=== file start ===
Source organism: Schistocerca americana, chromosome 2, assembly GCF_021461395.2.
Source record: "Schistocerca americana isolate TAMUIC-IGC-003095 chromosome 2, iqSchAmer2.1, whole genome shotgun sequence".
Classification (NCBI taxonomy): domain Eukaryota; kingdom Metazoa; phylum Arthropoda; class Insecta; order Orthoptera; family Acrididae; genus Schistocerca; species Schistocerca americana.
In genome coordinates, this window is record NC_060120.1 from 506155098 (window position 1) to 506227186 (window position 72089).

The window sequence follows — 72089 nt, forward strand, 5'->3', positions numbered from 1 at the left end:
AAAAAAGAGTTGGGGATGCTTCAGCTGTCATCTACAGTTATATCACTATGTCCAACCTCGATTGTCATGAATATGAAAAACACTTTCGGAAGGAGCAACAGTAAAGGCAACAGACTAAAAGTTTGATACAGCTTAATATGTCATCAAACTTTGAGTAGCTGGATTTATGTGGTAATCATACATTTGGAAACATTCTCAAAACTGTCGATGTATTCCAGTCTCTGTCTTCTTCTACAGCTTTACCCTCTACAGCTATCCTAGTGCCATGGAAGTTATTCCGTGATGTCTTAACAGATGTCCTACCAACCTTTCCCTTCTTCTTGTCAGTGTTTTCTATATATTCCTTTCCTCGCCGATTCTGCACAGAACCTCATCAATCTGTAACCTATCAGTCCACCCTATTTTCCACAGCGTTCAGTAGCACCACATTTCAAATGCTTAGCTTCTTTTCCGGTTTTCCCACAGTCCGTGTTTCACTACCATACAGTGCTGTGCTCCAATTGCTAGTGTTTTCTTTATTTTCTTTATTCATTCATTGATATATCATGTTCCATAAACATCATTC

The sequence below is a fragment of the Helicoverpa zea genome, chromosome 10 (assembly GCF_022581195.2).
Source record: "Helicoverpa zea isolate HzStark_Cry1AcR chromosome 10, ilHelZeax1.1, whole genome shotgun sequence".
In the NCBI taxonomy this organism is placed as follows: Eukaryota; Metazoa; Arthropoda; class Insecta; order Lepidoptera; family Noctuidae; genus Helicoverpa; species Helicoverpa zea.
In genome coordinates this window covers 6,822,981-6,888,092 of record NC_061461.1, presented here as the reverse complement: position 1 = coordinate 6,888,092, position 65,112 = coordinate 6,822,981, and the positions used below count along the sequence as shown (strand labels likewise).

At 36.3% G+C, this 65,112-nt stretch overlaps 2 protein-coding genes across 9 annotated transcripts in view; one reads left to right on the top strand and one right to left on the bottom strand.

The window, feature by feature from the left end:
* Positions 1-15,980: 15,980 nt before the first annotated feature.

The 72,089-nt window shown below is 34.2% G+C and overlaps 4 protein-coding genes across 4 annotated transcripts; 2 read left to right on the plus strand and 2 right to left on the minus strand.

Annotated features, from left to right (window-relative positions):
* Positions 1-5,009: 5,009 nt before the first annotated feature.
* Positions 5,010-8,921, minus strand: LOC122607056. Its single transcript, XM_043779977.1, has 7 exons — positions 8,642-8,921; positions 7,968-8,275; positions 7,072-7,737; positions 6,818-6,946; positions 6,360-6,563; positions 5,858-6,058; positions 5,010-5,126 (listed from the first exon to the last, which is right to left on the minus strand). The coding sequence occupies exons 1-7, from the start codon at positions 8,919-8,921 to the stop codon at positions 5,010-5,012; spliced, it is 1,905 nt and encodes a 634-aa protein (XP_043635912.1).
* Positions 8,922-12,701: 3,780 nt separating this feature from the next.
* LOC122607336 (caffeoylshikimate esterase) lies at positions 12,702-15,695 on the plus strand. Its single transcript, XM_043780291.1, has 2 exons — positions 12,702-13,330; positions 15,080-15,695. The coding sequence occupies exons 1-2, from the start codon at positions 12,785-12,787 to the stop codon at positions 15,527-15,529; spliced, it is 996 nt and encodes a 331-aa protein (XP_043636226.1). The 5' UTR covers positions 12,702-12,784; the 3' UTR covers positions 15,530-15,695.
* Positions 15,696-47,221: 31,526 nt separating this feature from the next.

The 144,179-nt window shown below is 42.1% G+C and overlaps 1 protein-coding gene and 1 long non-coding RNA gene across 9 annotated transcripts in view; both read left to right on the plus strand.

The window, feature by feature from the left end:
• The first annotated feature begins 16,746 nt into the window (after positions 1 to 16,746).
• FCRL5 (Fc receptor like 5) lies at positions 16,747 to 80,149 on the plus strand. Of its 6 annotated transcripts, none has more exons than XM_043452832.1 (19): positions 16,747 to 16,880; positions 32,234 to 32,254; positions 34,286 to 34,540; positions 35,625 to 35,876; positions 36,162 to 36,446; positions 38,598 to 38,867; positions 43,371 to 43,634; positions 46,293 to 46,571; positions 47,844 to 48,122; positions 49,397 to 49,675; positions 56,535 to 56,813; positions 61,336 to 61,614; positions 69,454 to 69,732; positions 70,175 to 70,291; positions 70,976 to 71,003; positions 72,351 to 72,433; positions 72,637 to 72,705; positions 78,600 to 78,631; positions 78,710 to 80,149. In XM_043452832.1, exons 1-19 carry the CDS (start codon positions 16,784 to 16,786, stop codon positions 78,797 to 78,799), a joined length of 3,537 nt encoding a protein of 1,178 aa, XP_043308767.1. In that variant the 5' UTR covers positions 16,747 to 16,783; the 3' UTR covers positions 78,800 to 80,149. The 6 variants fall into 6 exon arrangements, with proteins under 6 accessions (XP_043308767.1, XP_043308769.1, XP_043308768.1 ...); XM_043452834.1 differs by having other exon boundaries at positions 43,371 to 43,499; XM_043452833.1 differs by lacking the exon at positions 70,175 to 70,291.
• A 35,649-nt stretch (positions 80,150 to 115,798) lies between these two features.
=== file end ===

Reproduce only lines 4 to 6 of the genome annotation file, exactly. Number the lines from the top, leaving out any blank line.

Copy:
In genome coordinates, this window is record NC_060120.1 from 506155098 (window position 1) to 506227186 (window position 72089).

The window sequence follows — 72089 nt, forward strand, 5'->3', positions numbered from 1 at the left end:
AAAAAAGAGTTGGGGATGCTTCAGCTGTCATCTACAGTTATATCACTATGTCCAACCTCGATTGTCATGAATATGAAAAACACTTTCGGAAGGAGCAACAGTAAAGGCAACAGACTAAAAGTTTGATACAGCTTAATATGTCATCAAACTTTGAGTAGCTGGATTTATGTGGTAATCATACATTTGGAAACATTCTCAAAACTGTCGATGTATTCCAGTCTCTGTCTTCTTCTACAGCTTTACCCTCTACAGCTATCCTAGTGCCATGGAAGTTATTCCGTGATGTCTTAACAGATGTCCTACCAACCTTTCCCTTCTTCTTGTCAGTGTTTTCTATATATTCCTTTCCTCGCCGATTCTGCACAGAACCTCATCAATCTGTAACCTATCAGTCCACCCTATTTTCCACAGCGTTCAGTAGCACCACATTTCAAATGCTTAGCTTCTTTTCCGGTTTTCCCACAGTCCGTGTTTCACTACCATACAGTGCTGTGCTCCAATTGCTAGTGTTTTCTTTATTTTCTTTATTCATTCATTGATATATCATGTTCCATAAACATCATTC